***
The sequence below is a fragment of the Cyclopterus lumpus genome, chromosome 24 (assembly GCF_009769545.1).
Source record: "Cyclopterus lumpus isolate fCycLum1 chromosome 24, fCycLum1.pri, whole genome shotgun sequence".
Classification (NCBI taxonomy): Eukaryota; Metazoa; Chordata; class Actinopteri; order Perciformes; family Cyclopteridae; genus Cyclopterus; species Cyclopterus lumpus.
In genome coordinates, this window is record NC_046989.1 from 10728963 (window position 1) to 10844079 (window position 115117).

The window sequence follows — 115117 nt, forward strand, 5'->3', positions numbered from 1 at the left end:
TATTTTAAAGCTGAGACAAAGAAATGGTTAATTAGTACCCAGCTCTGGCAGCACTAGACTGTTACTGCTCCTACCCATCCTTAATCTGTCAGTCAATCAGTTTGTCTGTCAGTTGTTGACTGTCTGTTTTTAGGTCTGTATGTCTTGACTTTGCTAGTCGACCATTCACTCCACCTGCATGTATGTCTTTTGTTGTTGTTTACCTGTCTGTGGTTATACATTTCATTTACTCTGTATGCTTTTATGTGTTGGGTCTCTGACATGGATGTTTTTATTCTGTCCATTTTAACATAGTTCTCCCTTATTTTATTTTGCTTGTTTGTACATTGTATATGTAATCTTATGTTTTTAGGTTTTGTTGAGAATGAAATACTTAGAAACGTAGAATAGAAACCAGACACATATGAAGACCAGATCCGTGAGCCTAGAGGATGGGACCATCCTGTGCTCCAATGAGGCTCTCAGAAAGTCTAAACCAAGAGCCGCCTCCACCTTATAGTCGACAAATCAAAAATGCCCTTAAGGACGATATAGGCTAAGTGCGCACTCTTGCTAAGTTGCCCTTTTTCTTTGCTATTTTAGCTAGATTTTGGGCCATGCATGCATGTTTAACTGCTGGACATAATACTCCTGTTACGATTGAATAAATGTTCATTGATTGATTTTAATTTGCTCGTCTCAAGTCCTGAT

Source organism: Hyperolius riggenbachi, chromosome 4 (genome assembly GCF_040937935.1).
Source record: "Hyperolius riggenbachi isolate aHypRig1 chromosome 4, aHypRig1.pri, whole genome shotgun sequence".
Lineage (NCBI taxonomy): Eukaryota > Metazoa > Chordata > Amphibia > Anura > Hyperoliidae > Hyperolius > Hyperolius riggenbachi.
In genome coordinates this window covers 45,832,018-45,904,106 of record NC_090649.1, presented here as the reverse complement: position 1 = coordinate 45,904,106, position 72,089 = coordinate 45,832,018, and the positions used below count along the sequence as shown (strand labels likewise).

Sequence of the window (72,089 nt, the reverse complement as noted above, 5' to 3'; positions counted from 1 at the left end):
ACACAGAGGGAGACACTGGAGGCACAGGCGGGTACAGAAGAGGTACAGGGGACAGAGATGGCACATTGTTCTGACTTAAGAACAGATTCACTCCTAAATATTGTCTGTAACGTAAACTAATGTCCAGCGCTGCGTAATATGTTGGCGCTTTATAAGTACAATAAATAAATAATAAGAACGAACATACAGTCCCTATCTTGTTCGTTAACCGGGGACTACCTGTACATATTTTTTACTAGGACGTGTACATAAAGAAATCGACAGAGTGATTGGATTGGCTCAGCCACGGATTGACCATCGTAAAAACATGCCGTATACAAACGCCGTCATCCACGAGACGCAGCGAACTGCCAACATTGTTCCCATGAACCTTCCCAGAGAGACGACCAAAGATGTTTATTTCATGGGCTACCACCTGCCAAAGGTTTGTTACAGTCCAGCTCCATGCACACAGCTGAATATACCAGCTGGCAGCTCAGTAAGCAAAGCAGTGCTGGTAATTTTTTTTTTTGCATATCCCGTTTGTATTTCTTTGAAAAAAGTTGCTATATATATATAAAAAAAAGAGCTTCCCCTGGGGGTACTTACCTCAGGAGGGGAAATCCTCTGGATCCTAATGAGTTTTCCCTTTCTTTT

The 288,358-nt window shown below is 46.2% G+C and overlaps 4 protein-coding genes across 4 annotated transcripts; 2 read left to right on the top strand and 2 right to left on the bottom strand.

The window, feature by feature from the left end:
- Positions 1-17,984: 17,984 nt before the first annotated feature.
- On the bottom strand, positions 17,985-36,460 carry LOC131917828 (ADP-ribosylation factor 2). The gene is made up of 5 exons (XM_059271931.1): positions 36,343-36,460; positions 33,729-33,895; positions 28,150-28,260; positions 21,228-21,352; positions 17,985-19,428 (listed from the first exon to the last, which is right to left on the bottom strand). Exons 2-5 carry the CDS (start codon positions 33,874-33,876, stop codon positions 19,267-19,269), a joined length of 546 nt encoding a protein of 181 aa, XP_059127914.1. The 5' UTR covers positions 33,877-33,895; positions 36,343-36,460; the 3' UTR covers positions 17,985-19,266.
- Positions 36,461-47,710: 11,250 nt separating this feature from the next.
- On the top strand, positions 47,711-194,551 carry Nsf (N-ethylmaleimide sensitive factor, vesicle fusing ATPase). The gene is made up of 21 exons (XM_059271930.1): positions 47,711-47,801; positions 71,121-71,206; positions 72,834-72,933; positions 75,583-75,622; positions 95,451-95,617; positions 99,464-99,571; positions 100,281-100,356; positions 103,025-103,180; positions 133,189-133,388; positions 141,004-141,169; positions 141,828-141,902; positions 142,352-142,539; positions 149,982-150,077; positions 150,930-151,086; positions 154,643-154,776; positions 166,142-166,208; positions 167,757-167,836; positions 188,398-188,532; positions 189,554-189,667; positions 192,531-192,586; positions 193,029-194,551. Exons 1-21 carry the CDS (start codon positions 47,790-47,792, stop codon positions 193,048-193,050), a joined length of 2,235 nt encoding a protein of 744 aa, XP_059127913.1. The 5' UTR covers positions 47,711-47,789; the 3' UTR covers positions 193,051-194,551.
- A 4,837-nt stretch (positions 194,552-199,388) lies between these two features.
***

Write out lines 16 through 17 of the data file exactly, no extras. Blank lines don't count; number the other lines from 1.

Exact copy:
- On the bottom strand, positions 17,985-36,460 carry LOC131917828 (ADP-ribosylation factor 2). The gene is made up of 5 exons (XM_059271931.1): positions 36,343-36,460; positions 33,729-33,895; positions 28,150-28,260; positions 21,228-21,352; positions 17,985-19,428 (listed from the first exon to the last, which is right to left on the bottom strand). Exons 2-5 carry the CDS (start codon positions 33,874-33,876, stop codon positions 19,267-19,269), a joined length of 546 nt encoding a protein of 181 aa, XP_059127914.1. The 5' UTR covers positions 33,877-33,895; positions 36,343-36,460; the 3' UTR covers positions 17,985-19,266.
- Positions 36,461-47,710: 11,250 nt separating this feature from the next.